OCEAN CITY — With a modified 30th annual Springfest still scheduled to go on next month, resort officials this week approved the tent agreement with a private provider for the event.
The Mayor and Council on Monday heard a request to approve the tent lease agreement for Springfest 2021, which will mark its 30th year May 6-9 in a modified, scaled-back format because of ongoing COVID restrictions on gathering sizes and social distancing. Special Events Director Frank Miller presented the proposed lease agreement with J.V. Chujko Communication and Event Services, Inc.
The proposed contract calls for J.V. Chujko to provide the tents for the modified Springfest event with a total price tag of $68,545, which includes the rental, installation and tear down. With little discussion, the council unanimously approved the tent lease agreement. According to the terms of the contract, time was of the essence for approval with the event now just a month out.
In February, the Mayor and Council approved the modified format for Springfest 2021 because of the COVID restrictions. The event will still take place on the Inlet lot as usual, but the food and craft tents will be spread out and open-sided with strict adherence to social distancing, crowd size limitations and the wearing of masks in the event footprint for example. Throughout the pandemic, Miller has been charged with coming up with modified plans for many of the town’s special events, including the critically-acclaimed walk-through Winterfest of Lights, and his plans for a modified Springfest were well received earlier this year.
In terms of food service, there will be a food tent, but the tent will be open on all sides to create an outdoor feel. There will likely be less vendors and they will be further spread apart. There will be tables in the food tent, along with an adjacent beer garden with tables, but visitors will be encouraged to purchase food and beverages, find a seat and consume it before moving on. Socializing around the tables will not be allowed and there will be a controlled entrance and exit point to limit crowd sizes within the food tent.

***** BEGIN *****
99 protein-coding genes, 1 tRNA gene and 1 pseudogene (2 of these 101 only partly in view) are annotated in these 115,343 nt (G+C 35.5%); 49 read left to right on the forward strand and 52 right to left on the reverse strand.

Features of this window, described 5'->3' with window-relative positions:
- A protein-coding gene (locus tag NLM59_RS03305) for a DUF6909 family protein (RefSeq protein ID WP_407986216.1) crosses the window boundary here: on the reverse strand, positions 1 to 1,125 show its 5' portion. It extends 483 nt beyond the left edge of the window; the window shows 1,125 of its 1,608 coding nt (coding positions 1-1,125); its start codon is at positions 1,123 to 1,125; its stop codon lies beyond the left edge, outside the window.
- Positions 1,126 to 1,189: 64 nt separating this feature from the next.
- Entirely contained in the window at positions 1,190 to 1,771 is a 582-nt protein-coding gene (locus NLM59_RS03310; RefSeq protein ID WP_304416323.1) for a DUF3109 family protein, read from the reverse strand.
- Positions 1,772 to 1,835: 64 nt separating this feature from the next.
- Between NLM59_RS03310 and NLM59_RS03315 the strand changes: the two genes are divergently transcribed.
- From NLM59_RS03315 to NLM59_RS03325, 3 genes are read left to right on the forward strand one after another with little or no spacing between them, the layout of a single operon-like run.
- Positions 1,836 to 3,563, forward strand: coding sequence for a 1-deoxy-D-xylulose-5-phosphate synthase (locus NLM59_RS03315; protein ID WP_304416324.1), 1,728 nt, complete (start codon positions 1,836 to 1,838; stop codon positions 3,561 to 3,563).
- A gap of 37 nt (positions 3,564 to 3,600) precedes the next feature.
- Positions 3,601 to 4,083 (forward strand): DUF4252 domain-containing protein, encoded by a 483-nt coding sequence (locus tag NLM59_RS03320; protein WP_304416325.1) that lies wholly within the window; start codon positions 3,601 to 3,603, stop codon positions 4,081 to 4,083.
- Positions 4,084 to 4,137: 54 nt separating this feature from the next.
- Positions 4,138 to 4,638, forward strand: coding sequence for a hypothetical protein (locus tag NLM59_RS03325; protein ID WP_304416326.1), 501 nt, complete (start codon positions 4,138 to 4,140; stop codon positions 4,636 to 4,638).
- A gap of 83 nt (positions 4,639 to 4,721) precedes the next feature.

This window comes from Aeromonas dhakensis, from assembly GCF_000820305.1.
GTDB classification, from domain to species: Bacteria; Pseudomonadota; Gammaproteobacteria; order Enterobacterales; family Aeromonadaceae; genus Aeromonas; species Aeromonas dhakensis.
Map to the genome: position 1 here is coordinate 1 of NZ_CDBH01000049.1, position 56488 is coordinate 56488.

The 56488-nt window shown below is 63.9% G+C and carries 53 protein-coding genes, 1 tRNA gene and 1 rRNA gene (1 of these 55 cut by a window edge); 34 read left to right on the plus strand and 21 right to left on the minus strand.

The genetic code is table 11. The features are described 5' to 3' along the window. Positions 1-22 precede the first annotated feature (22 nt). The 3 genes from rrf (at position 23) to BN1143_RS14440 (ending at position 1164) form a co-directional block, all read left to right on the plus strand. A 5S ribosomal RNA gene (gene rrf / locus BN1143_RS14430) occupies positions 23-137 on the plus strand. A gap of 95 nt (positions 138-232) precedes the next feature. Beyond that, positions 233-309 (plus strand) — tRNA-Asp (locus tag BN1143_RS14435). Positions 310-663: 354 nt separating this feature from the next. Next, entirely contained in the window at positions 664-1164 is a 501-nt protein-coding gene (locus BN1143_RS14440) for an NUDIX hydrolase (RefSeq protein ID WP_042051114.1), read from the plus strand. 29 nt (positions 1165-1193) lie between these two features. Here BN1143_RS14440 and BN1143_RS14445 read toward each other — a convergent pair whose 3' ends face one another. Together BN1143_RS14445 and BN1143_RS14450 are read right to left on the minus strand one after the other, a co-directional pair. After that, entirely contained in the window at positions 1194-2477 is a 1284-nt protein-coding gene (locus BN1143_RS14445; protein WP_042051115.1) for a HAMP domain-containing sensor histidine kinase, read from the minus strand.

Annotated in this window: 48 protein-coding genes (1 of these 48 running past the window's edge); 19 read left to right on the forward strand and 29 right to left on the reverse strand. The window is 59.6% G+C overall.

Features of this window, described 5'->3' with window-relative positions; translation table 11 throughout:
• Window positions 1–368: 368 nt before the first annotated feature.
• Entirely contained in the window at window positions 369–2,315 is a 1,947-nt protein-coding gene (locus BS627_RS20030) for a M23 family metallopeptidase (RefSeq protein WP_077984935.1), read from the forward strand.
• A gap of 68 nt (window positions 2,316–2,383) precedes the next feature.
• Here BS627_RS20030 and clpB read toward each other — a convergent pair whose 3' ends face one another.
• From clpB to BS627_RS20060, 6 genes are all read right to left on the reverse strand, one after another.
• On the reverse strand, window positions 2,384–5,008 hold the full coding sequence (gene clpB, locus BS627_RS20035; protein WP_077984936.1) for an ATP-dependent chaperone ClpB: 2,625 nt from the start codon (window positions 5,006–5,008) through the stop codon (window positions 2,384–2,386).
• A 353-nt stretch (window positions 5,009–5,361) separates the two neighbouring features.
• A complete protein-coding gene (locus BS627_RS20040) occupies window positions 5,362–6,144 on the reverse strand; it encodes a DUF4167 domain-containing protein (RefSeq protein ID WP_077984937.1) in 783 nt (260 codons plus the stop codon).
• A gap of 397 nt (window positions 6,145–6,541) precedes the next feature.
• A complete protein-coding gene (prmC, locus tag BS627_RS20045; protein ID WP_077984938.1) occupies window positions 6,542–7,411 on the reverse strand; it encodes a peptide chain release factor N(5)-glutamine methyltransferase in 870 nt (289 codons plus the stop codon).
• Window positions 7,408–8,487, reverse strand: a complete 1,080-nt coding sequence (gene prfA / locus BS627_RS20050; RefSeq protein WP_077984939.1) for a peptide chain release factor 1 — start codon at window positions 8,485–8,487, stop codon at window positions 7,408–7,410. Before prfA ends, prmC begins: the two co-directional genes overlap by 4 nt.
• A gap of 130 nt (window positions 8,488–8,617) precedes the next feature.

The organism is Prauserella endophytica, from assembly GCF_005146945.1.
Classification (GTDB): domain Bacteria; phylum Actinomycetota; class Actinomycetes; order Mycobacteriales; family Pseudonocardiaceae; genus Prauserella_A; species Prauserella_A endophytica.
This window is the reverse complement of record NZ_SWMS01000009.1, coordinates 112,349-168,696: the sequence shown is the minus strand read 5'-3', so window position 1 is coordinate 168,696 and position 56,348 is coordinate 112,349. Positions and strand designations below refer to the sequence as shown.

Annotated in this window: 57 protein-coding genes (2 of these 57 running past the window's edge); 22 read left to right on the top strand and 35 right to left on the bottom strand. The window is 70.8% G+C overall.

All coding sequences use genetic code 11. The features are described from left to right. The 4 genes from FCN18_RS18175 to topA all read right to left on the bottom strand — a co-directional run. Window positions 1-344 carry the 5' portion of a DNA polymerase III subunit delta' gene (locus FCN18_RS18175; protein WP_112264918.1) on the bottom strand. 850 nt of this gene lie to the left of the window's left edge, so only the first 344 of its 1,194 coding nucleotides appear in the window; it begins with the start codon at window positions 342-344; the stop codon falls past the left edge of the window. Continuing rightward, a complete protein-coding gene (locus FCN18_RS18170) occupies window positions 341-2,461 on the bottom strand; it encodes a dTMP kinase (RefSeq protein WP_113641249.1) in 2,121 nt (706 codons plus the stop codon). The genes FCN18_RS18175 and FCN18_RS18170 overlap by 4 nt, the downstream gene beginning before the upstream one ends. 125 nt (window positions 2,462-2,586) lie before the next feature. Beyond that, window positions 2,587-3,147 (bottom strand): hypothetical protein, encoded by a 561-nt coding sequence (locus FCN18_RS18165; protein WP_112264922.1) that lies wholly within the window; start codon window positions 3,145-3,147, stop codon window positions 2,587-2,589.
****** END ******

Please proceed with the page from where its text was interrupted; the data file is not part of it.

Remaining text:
In terms of the traditional arts and crafts, there will be craft tents, but they will have wide, open airy walkways. Miller said he expects less vendors, but interest in the spring event has been solid. The vendors will be properly distanced with plenty of open space. The vendors will strictly adhere to the state sanitation guidelines and there will be sanitizer and wipes throughout the venue.
Perhaps the most noticeable change will be the entertainment. Current state directives do not allow for large gatherings for indoor concerts, so there will be no entertainment tent and no ticketed national act shows. Instead, there will be a single outdoor stage on the beach facing the ocean for smaller free concerts.
In terms of the cost of producing the event, Miller said he was confident Springfest would end up in the black. Estimated decreases in expenses include lower tent rental costs, the removal of the custom inside stage with lighting and sound systems and, of course, the lack of national acts for ticketed concerts. The net decrease in expenses is estimated at $173,000.
However, losses are expected on the revenue side because of fewer vendors, decreases in beer, wine and merchandise sales and the loss of three days of ticketed concerts. Miller estimated the net gain on the revenue side at around $30,000 to $40,000.